We’ve seen a lot lately about how the growth in health spending is slowing. So why does it seem like we’re paying more for medical care?
First, take a look at this phrase: “The growth in health spending is slowing.” That means it’s still growing, but it’s not growing as fast as it used to. Overall U.S. health care spending averaged $4,701 per person with employer-sponsored coverage in 2011, up $181 from the year before, says a fresh report from the Health Care Cost Institute that analyzed spending among the 156 million Americans under 65 with employer-sponsored health care (about half of the U.S. population).
Between 2009 and 2011, health spending grew annually at a rate of about 3.9% a year, according to various reports, down from a growth rate of 6.2%, or even 9%, annually in the preceding 7 or 8 years. So yes, growth has slowed, but health spending still totals $2.7 trillion a year, or 17.9 percent of the country’s GDP.
Spending also grew fastest for young adults, women, and people living in the Northeast, the report said.
And yes, more of it is coming out of individuals’ pockets. Let’s look at the three biggest reasons for that:
1. Rising underlying costs.
The report found that price increases were the main cause of spending growth, rather than an increased use of services: “Prices rose 5.4% for inpatient services, and 5.6% for outpatient services.” Beyond that, for many of us, the increase in costs are not visible, partly because payments come from a third party – an insurance company, for example, or Medicare. The insurance company is paying with someone else’s money (your employer’s, or the government’s). So noticing price increases, or tracking down where they are coming from, seems to become someone else’s problem because it’s someone else’s money. It might be hard to notice (or care) if you’re only making a $20 co-pay on most health services; whereas it’s much easier to notice (and care about) the rising prices at the grocery store or the gas pump, which come directly out of your pocket.
2. Rising deductibles and co-pays for individuals.
However, high-deductible plans are on the rise. Employers have long sponsored health insurance for many Americans. As long as costs were more or less acceptable for them, employers preserved the $20 co-pay. But now they’re feeling the pain, and pushing more costs onto individuals. High-deductible plans made up 10% of the market in 2006, but 34% last year, Kaiser Health News reported.
“In my practice I am seeing more and more people shouldering most or all of their health care expenses up to a certain amount, often several thousand dollars per year,” said Dr. Stephen Meyers, a North Carolina family physician and founder of a consumer healthcare resource website, SmartMedSavings.com. “You keep your fingers crossed that a sudden illness does not force the entire deductible to be paid all at once.”
3. Limits on pharmacy coverage and generally increased spending on medications.
Nationwide, spending on prescription drugs dropped slightly in 2012, according to the research firm IMS Health. This is unusual. Generally, drug prices rise fairly consistently, and those costs amount to about 15% of the nation’s health-care spending. Prescription costs can vary widely, as our research shows: the same birth-control pill can cost $9 or $63 in the New York area. Beyond that, said Dr. Meyers, “Plans can be quite restrictive in their prescription formularies and make it costly for you take anything beyond the list of preferred medications.”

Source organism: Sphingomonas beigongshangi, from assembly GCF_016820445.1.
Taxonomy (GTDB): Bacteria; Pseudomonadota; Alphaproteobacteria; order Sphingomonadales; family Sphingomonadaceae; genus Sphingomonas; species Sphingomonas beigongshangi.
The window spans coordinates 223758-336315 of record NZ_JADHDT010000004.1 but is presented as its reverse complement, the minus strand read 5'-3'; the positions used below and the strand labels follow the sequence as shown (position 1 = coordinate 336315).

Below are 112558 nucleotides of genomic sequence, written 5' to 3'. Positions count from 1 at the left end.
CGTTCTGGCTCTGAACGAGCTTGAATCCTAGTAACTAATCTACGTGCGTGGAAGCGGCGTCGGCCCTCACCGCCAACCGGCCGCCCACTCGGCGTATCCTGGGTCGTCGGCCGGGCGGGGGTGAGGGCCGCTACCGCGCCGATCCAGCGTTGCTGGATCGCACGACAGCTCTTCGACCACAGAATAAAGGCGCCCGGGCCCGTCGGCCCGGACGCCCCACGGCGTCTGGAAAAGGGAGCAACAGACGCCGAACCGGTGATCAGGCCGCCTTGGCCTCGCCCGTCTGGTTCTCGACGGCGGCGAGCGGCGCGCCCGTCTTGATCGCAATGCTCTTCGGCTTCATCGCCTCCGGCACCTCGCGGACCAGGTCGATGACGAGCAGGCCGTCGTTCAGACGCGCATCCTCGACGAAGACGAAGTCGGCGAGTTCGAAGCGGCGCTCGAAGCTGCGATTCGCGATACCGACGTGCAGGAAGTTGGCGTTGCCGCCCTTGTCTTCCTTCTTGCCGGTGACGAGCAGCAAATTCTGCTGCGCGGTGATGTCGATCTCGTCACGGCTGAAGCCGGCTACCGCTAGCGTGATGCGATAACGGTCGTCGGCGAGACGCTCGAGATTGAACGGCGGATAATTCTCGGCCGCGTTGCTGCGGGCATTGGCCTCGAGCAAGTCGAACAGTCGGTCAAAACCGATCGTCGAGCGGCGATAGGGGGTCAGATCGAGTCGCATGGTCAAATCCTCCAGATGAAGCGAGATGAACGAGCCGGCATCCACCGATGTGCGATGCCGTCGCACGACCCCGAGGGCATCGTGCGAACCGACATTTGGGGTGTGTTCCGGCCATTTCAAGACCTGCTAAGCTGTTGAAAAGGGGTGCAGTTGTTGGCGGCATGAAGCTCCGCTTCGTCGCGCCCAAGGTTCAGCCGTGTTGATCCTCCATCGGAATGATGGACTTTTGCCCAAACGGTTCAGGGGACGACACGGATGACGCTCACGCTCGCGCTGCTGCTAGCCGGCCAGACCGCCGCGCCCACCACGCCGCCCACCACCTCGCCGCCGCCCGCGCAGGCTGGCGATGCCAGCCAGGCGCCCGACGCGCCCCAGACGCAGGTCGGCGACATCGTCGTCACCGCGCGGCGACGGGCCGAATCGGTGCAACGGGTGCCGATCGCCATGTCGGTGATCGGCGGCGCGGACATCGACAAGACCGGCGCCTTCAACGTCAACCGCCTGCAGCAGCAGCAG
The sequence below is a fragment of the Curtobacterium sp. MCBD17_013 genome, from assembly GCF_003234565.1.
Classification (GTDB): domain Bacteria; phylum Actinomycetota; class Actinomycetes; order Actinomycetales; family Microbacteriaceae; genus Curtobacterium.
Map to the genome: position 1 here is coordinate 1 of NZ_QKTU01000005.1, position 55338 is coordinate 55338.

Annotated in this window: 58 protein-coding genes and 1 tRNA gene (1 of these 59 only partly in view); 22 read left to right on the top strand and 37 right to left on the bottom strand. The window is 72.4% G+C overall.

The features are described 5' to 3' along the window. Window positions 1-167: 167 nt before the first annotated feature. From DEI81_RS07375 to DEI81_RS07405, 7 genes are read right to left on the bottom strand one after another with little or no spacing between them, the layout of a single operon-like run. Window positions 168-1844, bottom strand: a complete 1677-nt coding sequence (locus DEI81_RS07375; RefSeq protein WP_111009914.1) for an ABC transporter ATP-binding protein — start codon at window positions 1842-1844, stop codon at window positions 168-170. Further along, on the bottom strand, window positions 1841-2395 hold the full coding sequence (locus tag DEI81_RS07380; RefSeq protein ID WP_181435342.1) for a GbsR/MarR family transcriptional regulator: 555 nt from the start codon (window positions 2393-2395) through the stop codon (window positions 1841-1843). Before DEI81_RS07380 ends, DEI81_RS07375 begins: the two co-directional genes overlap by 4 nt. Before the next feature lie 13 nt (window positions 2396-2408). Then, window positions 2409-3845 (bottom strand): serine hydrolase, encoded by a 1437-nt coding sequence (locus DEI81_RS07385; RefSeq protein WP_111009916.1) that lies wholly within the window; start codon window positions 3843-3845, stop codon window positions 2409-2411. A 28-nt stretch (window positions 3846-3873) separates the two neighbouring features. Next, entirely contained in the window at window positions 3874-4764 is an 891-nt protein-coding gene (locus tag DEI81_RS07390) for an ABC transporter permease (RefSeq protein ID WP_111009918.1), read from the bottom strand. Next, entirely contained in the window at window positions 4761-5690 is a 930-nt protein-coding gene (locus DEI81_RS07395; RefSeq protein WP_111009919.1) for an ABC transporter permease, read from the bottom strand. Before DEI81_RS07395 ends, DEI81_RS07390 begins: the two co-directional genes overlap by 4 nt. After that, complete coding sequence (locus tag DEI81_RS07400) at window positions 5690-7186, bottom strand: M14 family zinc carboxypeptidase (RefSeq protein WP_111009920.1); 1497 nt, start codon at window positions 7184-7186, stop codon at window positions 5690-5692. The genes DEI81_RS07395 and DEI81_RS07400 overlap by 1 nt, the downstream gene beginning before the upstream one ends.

“Even most health-care professionals have little knowledge or understanding of how much most of the individual products in health care should cost,” he said in an email interview. “As a result of this misunderstanding we’ve been led into having an overly inflated expectation of what these costs should be. This expectation makes it easier to grossly overcharge most Americans for even the most mundane and trivial medical services. … As examples, people often use their insurance to buy inexpensive prescription medications, many of which could be easily bought for less without using insurance,” he said.
It can be hard to cut through the sound of axes grinding: “Obamacare to blame for rising costs!” “Obamacare gets credit for bending the cost curve!” “Premiums higher than expected!” “Premiums lower than expected!”
Stop and look carefully. The bottom line: For some people, not much has changed. Those would be people who have excellent coverage, a $20 co-pay and no particular limits on spending — or for the 50% or so of people in the U.S. who spend little or nothing on health care. But not all of us are always healthy, and those $20 co-pay plans are increasingly rare — the best of them will cost employers a bunch when the “Cadillac tax” kicks in.
For the rest of us, indeed, we’re paying more: in premiums, in co-pays, in deductibles, in out-of-network costs. And even if you have a $20 co-pay, somebody is footing the bill — your employer — or you, if your boss is paying higher premiums and not giving you a raise.
This is why it pays to shop around for your health care.